You can use Virtual SAN as the shared storage for a vSphere HA cluster. If enabled, Virtual SAN aggregates the specified local storage disks available on the hosts into a single datastore shared by all hosts.

To use vSphere HA with Virtual SAN, you must be aware of certain considerations and limitations for the interoperability of these two features.

For information about Virtual SAN, see Administering VMware Virtual SAN.


You can use vSphere HA with Virtual SAN stretched clusters.

ESXi Host Requirements

You can use Virtual SAN with a vSphere HA cluster only if the following conditions are met:

  • All the cluster's ESXi hosts must be version 5.5 or later.

  • The cluster must have a minimum of three ESXi hosts.

Networking Differences

Virtual SAN has its own network. If Virtual SAN and vSphere HA are enabled for the same cluster, the HA interagent traffic flows over this storage network rather than the management network. vSphere HA uses the management network only if Virtual SAN is disabled. vCenter Server chooses the appropriate network if vSphere HA is configured on a host.


You can enable Virtual SAN only if vSphere HA is disabled.

If you change the Virtual SAN network configuration, the vSphere HA agents do not automatically pick up the new network settings. To make changes to the Virtual SAN network, you must take the following steps in the vSphere Web Client:

  1. Disable Host Monitoring for the vSphere HA cluster.

  2. Make the Virtual SAN network changes.

  3. Right-click all hosts in the cluster and select Reconfigure for vSphere HA.

  4. Re-enable Host Monitoring for the vSphere HA cluster.

The following table shows the differences in vSphere HA networking whether or not Virtual SAN is used.

Table 1. vSphere HA Networking Differences

Virtual SAN Enabled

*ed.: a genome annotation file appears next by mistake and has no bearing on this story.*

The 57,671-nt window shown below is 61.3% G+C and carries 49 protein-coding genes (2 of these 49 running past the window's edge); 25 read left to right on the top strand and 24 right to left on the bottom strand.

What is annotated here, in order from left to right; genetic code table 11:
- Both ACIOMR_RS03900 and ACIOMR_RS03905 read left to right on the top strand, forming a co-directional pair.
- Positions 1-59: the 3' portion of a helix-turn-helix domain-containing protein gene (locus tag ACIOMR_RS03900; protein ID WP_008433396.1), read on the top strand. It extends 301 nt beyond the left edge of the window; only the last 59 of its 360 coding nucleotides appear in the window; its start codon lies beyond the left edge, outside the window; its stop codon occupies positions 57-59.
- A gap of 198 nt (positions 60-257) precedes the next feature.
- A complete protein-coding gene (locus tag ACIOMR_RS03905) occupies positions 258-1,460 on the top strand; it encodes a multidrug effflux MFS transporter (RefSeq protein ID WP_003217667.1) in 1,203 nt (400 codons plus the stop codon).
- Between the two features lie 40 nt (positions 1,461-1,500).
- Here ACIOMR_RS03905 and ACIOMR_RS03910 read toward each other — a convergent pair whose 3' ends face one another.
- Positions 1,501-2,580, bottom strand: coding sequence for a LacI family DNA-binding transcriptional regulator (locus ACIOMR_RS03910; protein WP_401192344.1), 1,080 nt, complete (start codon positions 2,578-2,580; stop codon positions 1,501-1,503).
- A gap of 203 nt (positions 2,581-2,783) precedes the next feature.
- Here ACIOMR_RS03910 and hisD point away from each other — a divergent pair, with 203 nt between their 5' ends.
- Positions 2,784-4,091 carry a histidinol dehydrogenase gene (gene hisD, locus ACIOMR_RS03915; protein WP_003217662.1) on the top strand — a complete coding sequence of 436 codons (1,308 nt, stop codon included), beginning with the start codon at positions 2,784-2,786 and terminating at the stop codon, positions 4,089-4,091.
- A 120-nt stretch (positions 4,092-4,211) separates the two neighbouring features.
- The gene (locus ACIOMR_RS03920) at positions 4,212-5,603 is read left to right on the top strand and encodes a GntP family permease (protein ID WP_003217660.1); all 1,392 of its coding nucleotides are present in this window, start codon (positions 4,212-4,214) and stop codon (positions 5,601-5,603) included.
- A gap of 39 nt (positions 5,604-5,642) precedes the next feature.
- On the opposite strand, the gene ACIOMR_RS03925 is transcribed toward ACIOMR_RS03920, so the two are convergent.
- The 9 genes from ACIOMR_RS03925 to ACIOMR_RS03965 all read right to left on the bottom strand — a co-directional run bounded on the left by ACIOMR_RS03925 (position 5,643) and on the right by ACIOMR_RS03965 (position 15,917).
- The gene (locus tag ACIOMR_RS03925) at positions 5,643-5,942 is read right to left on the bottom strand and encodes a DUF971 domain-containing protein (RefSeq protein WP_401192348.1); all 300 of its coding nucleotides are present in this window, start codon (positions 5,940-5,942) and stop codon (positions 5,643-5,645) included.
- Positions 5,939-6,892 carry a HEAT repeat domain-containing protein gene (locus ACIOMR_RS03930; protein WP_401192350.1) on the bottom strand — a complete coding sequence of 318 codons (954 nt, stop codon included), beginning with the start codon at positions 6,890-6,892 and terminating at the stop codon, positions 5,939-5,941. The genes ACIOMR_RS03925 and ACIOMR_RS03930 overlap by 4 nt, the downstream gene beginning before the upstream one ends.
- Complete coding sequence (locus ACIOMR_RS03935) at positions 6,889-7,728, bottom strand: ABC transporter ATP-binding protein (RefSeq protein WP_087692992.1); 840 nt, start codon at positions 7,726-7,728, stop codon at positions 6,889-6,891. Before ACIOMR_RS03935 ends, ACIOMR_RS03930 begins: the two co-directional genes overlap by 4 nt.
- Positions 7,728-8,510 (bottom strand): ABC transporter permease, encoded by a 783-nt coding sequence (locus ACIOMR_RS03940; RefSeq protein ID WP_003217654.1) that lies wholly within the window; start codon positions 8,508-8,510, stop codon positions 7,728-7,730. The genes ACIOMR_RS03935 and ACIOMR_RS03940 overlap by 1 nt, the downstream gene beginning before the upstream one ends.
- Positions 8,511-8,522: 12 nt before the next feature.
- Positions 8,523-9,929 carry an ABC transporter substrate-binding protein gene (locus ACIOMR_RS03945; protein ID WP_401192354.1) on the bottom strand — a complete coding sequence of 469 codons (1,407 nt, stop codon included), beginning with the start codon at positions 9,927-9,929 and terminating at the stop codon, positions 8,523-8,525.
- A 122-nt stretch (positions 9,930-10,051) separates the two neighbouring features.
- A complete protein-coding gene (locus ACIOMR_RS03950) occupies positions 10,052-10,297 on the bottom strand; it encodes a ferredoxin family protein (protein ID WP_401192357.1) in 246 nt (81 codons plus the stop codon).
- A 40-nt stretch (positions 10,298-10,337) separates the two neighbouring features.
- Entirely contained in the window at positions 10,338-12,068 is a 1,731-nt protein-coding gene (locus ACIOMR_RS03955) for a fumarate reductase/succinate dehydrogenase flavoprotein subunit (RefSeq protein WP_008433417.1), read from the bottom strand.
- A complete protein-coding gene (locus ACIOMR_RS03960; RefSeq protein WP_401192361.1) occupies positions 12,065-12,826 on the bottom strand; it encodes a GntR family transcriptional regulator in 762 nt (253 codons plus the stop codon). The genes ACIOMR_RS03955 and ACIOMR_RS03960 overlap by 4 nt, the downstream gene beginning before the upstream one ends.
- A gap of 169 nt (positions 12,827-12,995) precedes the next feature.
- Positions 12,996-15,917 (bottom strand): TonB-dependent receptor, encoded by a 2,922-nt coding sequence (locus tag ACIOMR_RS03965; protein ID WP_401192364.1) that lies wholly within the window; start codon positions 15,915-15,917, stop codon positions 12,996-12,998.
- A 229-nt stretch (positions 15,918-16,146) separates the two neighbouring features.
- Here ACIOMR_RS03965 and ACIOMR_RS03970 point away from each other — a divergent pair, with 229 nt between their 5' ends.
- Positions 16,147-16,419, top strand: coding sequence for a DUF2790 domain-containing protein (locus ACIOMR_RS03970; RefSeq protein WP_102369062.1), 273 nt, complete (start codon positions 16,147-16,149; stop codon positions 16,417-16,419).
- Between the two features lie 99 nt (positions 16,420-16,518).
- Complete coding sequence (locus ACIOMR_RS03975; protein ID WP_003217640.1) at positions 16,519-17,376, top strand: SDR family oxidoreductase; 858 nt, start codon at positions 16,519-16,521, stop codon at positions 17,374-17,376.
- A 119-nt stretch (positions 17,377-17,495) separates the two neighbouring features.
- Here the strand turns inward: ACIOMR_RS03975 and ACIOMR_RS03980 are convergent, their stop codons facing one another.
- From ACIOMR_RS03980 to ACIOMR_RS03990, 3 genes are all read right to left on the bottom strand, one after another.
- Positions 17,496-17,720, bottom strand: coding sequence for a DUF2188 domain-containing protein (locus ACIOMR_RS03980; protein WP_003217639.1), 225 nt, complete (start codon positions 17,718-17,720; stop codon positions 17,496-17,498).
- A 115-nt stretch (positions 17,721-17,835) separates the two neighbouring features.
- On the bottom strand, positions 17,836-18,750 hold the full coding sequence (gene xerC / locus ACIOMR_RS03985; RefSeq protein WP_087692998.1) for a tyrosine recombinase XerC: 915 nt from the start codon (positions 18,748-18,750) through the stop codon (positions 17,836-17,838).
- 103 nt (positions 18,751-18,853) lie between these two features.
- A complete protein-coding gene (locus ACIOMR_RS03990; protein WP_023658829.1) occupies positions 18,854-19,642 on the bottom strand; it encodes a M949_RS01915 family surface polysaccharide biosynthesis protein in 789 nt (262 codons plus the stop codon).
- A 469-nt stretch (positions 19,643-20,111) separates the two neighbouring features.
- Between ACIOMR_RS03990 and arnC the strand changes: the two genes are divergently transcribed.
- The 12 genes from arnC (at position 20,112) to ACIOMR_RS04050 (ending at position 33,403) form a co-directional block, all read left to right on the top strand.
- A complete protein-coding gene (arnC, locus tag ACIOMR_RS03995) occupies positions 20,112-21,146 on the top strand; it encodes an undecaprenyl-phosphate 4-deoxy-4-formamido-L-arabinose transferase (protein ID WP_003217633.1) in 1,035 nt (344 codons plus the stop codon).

Virtual SAN Disabled

Network used by vSphere HA

Virtual SAN storage network

Management network

Heartbeat datastores

Any datastore mounted to > 1 host, but not Virtual SAN datastores

Any datastore mounted to > 1 host

Host declared isolated

Isolation addresses not pingable and Virtual SAN storage network inaccessible

Isolation addresses not pingable and management network inaccessible

Capacity Reservation Settings

When you reserve capacity for your vSphere HA cluster with an admission control policy, you must coordinate this setting with the corresponding Virtual SAN setting that ensures data accessibility on failures. Specifically, the Number of Failures Tolerated setting in the Virtual SAN rule set must not be lower than the capacity that the vSphere HA admission control setting reserved.

For example, if the Virtual SAN rule set allows for only two failures, the vSphere HA admission control policy must reserve capacity that is equivalent to only one or two host failures. If you are using the Percentage of Cluster Resources Reserved policy for a cluster that has eight hosts, you must not reserve more than 25% of the cluster resources. In the same cluster, with the Host Failures Cluster Tolerates policy, the setting must not be higher than two hosts. If vSphere HA reserves less capacity, failover activity might be unpredictable. Reserving too much capacity overly constrains the powering on of virtual machines and intercluster vSphere vMotion migrations.